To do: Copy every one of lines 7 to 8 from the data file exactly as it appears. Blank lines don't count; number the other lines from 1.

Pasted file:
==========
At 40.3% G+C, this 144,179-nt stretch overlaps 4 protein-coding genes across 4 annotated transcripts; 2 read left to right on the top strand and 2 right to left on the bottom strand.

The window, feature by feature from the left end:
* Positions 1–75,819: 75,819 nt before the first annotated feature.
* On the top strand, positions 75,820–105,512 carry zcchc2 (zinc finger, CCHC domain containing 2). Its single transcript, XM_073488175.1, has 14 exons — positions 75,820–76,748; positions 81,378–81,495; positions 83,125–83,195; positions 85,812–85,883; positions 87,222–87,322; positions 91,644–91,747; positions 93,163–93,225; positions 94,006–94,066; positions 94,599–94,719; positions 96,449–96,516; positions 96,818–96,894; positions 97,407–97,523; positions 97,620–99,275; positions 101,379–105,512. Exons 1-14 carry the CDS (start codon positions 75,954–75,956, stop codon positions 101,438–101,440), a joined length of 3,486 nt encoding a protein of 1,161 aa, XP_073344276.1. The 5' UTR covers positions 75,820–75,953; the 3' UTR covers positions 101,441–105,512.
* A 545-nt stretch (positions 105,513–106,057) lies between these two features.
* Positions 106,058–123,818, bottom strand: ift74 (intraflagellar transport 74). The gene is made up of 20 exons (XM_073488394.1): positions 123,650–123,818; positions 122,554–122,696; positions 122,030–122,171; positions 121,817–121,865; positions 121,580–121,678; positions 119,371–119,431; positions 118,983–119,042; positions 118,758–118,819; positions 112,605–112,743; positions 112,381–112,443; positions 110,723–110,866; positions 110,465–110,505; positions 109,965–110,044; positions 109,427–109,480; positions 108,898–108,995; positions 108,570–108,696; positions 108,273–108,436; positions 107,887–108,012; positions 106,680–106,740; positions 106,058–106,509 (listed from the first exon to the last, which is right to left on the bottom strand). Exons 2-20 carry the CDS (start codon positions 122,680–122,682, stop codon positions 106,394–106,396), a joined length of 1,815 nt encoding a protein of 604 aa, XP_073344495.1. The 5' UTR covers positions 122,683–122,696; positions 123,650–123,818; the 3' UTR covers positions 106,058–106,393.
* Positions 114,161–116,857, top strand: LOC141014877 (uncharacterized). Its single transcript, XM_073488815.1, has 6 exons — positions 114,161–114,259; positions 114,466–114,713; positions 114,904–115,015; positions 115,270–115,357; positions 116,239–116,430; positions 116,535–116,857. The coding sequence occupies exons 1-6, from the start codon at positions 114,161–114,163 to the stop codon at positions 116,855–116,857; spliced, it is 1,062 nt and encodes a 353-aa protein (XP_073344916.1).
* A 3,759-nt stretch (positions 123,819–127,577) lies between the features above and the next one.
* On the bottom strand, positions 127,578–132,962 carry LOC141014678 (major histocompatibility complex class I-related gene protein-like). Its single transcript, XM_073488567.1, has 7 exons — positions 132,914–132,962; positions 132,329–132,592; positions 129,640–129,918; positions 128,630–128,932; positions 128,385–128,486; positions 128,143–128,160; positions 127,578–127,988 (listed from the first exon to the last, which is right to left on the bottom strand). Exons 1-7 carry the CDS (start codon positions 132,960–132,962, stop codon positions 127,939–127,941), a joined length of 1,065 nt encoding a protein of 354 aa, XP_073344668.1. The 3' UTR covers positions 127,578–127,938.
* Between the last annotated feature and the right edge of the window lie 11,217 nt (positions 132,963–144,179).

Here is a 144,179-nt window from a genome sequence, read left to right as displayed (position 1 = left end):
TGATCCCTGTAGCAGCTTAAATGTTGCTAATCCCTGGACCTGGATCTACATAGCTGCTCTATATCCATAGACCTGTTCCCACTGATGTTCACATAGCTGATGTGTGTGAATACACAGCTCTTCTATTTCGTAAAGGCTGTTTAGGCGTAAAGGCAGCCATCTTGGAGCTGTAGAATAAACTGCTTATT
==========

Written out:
* Positions 114,161–116,857, top strand: LOC141014877 (uncharacterized). Its single transcript, XM_073488815.1, has 6 exons — positions 114,161–114,259; positions 114,466–114,713; positions 114,904–115,015; positions 115,270–115,357; positions 116,239–116,430; positions 116,535–116,857. The coding sequence occupies exons 1-6, from the start codon at positions 114,161–114,163 to the stop codon at positions 116,855–116,857; spliced, it is 1,062 nt and encodes a 353-aa protein (XP_073344916.1).
* A 3,759-nt stretch (positions 123,819–127,577) lies between the features above and the next one.